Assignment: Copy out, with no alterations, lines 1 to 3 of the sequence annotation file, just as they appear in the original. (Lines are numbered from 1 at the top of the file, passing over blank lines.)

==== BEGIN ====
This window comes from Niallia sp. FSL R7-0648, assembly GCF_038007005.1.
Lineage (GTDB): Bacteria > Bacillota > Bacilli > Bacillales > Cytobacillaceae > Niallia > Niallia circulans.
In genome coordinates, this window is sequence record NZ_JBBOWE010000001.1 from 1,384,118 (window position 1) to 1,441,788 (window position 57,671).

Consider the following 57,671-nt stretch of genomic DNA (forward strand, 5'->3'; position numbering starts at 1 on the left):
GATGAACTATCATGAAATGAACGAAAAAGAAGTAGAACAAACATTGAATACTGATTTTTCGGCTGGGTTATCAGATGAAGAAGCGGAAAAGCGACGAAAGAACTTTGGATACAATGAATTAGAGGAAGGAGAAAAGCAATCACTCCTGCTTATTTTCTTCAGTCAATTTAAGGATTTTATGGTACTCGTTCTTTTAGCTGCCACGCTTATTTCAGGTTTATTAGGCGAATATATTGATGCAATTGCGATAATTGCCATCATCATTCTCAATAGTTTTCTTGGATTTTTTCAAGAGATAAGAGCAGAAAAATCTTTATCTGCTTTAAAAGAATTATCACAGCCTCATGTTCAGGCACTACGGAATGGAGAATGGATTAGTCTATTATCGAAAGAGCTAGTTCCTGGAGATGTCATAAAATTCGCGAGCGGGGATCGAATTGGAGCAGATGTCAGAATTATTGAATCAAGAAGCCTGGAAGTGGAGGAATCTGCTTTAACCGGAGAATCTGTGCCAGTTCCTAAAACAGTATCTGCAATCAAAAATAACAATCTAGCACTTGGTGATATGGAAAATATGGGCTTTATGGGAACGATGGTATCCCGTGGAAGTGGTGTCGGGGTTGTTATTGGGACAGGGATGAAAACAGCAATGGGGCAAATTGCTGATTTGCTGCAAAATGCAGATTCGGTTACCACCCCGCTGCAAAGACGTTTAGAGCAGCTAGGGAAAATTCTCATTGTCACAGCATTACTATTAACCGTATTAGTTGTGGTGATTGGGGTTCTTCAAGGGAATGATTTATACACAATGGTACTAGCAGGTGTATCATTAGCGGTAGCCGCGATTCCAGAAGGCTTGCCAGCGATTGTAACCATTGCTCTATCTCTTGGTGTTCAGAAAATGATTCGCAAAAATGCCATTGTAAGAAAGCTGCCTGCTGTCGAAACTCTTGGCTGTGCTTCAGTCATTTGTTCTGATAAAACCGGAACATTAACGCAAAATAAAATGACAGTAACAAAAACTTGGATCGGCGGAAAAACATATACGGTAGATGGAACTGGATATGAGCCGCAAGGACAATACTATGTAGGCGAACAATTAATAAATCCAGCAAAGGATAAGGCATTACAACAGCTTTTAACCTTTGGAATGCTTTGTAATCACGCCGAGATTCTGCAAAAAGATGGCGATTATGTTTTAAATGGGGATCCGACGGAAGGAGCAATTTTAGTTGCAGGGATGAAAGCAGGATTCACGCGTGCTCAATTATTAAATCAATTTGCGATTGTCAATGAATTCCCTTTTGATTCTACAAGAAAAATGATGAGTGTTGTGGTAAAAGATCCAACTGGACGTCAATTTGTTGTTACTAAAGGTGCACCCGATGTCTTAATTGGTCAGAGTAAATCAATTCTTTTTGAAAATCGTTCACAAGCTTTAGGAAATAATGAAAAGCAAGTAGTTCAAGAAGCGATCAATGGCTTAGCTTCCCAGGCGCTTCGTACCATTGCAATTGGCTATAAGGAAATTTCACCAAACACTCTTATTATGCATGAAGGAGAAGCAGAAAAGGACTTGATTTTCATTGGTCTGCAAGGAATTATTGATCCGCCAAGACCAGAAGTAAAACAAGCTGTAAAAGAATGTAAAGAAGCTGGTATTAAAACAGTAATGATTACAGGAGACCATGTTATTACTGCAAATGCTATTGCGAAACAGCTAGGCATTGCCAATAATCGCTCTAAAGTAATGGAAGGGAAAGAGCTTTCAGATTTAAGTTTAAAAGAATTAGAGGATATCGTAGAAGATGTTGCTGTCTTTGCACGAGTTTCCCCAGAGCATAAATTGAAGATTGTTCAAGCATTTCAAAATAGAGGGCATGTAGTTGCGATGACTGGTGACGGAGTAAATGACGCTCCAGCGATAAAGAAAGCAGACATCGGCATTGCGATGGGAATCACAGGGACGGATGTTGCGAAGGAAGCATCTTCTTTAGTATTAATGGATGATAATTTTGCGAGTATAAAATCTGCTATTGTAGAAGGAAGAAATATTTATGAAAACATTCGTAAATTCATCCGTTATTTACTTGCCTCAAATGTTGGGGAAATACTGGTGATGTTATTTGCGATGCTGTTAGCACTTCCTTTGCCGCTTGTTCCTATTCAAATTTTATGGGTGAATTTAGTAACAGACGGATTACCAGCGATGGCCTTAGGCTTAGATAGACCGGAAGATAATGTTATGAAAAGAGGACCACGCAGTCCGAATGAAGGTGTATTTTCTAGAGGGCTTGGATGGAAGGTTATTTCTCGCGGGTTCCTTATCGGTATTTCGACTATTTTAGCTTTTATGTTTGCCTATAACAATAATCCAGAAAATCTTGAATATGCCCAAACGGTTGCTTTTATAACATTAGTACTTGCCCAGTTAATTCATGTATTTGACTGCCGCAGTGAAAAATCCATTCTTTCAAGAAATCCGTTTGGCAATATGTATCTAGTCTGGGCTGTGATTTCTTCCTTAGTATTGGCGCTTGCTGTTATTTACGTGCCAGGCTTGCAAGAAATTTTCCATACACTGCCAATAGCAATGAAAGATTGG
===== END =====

This window comes from Niallia sp. FSL R7-0648, assembly GCF_038007005.1.
Lineage (GTDB): Bacteria > Bacillota > Bacilli > Bacillales > Cytobacillaceae > Niallia > Niallia circulans.
In genome coordinates, this window is sequence record NZ_JBBOWE010000001.1 from 1,384,118 (window position 1) to 1,441,788 (window position 57,671).